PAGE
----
Submissions on proposed major changes to NZ insolvency laws through the Insolvency Practitioners Bill, presently before parliament, closed on 24 August 2018 and the Bill is now listed before the Economic Development, Science and Innovation Committee of Parliament on 6 September 2018.
The changes under the Bill involve the introduction of a co-regulatory arrangement whereby the professional bodies, CAANZ and RITANZ, if approved, would be licensed to regulate their insolvency practitioner members and to carry out various other regulatory functions.
The Registrar of Companies would grant accreditation if satisfied that the relevant professional body would implement and maintain regulatory systems that are adequate and effective and meet other standards. Conditions may be imposed as to the procedures that an accredited body must follow when performing regulatory functions to ensure that its systems and rules are adequate and effective – for example, as to conduct and disciplinary matters including the investigation and hearing of complaints, and the right of appeal. The rules would have statutory force. Transparency of process and accordance with the new law would be required.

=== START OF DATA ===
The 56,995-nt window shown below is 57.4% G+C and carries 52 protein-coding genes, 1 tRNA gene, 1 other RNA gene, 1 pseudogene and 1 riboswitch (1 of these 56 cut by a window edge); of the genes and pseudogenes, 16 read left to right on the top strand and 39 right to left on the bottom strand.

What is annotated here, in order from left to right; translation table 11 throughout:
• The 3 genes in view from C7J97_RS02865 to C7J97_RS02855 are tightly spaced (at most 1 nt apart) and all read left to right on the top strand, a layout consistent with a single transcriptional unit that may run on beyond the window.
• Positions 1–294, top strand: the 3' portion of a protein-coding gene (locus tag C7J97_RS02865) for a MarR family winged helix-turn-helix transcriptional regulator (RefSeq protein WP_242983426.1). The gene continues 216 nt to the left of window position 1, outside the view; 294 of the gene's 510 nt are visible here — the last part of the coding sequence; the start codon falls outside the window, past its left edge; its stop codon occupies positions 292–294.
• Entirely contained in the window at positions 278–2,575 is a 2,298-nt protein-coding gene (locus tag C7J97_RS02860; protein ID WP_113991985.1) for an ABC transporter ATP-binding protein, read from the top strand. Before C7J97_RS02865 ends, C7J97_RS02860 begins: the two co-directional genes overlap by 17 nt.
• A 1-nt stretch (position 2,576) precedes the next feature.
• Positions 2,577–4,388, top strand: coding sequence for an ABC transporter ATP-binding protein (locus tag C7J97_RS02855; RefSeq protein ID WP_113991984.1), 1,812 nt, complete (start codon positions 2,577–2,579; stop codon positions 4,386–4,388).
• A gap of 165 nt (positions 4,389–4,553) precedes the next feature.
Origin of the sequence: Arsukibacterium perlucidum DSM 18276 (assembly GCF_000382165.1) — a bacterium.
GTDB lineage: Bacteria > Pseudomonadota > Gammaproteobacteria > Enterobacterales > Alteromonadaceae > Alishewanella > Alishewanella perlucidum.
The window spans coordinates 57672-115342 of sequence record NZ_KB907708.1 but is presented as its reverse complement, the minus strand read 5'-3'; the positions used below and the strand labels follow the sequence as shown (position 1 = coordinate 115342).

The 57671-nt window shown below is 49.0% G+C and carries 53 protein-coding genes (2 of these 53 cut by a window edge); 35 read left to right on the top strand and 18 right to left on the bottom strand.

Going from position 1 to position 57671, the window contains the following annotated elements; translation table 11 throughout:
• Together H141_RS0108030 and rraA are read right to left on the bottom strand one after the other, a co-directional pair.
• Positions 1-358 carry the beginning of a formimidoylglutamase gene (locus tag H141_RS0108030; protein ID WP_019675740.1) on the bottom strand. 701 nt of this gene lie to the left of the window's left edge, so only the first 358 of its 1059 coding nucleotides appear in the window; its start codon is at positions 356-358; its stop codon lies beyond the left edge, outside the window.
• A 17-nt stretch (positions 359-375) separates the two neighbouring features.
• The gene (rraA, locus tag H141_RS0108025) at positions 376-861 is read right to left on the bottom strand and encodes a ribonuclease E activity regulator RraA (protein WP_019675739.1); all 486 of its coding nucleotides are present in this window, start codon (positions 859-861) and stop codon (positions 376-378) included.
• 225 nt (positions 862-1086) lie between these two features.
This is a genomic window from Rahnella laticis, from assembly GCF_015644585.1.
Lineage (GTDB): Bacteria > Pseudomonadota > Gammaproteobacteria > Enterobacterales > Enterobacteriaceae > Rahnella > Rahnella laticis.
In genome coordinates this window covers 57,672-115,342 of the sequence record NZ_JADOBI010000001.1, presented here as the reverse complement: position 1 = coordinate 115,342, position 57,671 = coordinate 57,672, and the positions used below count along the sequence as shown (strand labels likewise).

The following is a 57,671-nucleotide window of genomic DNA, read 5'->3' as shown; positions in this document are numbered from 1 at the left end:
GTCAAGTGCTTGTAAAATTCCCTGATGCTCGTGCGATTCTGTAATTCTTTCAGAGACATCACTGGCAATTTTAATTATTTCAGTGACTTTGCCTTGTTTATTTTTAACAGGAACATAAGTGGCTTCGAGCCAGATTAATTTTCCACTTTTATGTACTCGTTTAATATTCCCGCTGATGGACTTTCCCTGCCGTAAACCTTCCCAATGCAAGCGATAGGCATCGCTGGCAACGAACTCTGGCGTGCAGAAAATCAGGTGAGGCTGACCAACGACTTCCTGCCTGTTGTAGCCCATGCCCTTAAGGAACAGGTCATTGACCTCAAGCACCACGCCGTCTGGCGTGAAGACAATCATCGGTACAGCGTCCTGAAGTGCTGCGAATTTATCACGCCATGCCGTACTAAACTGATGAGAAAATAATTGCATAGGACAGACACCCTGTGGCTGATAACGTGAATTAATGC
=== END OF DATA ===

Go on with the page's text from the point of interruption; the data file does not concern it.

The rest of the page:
RITANZ’s draft Code of Professional Practice, based on ARITA’s 2014 Code, would therefore seem to need adjustment both to accord with the new regulatory and licensing regime, and the other provisions in the Bill impacting, for example, independence and powers of practitioners. Incorporation of the requirements of the accountants’ international code of ethics, including relevant aspects of the new NOCLAR provisions, would also seem to be needed.
The NZ system would resemble that of the UK, whose insolvency code and whose insolvency laws are themselves under major review.
In contrast, Australia’s regime, which NZ rejected, involves insolvency practitioner regulation by ASIC and AFSA, with limited statutory regulation by the industry bodies.